skimmed milk and potato. With children one often makes
the mistake of increasing the carbohydrate too rapidly, for-
getting the fact that 5 grams of carbohydrate to a child weigh-
ing 20 kilograms is in the same proportion as 15 grams of
carbohydrate to an individual of 60 kilograms.

The increase in carbohydrate is also illustrated by Case
No. 1209, Table 31, page 101, whose chart shows how sugar
sometimes appears in the urine when if the doctor's advice
had been followed it would have remained absent. This
little boy ate candy, and although the quantity of sugar
in his urine had fallen to 1 gram on January 3-4, it re-
quired two days of fasting following his use of candy for it
to disappear. Later he broke rules again and fastmg was
necessary. Gradually he learned his lesson, at least tem-
porarily, and left the hospital with a tolerance for 37 grams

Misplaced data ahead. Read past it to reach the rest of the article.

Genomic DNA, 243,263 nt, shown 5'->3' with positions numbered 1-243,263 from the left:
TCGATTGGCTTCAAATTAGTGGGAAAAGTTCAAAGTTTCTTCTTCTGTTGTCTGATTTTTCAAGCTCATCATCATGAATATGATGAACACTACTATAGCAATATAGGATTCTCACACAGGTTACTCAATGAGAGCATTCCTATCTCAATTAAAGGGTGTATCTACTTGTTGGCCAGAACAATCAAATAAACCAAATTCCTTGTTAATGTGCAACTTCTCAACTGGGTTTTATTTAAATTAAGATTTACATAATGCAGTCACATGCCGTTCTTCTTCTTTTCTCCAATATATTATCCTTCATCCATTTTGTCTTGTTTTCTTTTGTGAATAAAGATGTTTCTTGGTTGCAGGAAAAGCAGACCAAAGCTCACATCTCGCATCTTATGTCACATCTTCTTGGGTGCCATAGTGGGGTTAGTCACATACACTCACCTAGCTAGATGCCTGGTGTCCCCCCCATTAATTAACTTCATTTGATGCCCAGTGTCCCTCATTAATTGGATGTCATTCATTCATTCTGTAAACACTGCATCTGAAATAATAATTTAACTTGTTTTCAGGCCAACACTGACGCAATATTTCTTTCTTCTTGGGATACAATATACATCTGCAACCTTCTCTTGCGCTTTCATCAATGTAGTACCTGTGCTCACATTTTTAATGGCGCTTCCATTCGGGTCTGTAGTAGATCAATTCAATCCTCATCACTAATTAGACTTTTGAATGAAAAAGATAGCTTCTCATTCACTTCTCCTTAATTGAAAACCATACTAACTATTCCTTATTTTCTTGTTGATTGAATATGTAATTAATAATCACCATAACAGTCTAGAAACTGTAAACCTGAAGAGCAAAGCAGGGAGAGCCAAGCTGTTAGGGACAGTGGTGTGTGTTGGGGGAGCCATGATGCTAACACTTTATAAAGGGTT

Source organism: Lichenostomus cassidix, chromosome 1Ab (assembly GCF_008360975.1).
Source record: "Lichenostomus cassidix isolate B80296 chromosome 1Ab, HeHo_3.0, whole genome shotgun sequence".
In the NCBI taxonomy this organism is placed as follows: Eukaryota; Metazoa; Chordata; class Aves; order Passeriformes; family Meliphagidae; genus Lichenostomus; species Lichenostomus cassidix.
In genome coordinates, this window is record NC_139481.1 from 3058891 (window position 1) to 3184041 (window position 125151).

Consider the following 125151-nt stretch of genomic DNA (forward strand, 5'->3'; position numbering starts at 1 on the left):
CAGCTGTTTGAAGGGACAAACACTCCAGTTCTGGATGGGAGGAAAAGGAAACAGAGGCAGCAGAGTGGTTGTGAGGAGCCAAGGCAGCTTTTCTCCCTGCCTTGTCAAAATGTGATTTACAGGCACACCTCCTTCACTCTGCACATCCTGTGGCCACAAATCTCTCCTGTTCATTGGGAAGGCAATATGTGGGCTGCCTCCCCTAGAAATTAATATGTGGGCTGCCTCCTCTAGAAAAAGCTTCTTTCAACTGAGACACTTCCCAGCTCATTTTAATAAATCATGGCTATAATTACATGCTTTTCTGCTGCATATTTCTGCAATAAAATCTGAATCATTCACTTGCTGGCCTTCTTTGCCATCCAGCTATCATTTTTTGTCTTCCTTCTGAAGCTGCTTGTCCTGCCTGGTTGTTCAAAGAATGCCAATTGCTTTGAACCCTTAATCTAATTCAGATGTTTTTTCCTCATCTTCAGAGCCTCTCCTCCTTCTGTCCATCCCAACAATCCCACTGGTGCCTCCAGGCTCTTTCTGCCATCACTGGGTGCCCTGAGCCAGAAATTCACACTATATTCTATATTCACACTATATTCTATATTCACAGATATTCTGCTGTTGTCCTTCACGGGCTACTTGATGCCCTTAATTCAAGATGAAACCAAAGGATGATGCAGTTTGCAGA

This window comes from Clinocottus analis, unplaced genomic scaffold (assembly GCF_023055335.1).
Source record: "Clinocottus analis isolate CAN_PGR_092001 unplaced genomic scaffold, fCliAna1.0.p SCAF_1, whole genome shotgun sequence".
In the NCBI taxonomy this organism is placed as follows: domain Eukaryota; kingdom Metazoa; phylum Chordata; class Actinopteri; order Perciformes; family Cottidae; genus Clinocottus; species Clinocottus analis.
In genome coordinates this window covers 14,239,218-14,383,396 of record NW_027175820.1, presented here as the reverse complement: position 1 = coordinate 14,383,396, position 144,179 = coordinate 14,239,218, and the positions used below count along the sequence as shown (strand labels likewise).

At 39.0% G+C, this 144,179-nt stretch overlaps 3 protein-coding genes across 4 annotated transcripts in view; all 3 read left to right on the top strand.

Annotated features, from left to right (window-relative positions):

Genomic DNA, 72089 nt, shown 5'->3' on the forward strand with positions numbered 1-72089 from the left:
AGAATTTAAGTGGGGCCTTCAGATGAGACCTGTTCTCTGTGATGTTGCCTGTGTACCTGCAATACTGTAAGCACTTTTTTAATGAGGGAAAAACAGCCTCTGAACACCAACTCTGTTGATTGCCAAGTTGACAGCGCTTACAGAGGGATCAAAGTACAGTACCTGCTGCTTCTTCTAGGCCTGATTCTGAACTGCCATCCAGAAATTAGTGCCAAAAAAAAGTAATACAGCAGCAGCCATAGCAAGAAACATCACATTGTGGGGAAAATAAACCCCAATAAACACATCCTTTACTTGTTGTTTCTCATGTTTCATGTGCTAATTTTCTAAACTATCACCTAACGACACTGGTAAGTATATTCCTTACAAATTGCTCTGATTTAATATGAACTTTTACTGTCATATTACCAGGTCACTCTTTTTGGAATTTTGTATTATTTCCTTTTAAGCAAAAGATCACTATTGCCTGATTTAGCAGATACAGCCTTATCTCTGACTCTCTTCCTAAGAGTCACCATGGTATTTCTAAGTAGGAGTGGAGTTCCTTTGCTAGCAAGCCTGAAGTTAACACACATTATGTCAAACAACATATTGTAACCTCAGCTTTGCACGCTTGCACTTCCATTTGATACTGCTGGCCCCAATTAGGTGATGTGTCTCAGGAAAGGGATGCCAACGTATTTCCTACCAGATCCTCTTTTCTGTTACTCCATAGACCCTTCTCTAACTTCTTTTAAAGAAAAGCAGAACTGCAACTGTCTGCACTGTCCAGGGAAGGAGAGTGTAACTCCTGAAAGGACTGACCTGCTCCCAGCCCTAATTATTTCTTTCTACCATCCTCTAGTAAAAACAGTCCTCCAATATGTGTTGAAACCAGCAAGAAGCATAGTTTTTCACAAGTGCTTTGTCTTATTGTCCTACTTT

of carbohydrate and more calories than now would seem wise.

Protein Tolerance.— PFAe?i the urine is again sugar-free
decrease the carbohydrate hy two-thirds below the carbohydrate
tolerance, or at least 10 grams, and then add about 20 grams
-protein and thereafter 15 grams -protein daily in the form of
egg-white, fish or lean meat {chicken) until the patient is receiv-
ing from 1 gram protein to 1.5 grams protein per kilogram body

Thirty grams of fish or an eg^ of average size contain


apjiroxunately gr;uiis of protein and '.]0 i^rams of lean meat
contain approximately S grams. Tlie white of an egg con-
tains 3 grams of protein. By this arrangement a patient
weighing 00 kilograms wonld be taking, within fonr days from
the tijne he became sugar-free, 1 gram of ]:)rotein per kilo-
gram body weight. This quantity is ciuite satisfying to all
except children — in fact, it is astonishing to me to find how
few patients care to take as much as 1.5 grams of protein
per kilogram body weight. Children, howe^■er, crave and
need considerably more, and indeed take with a\'idity as
much as 2 to 3 grams })rotein per kilogram body weight.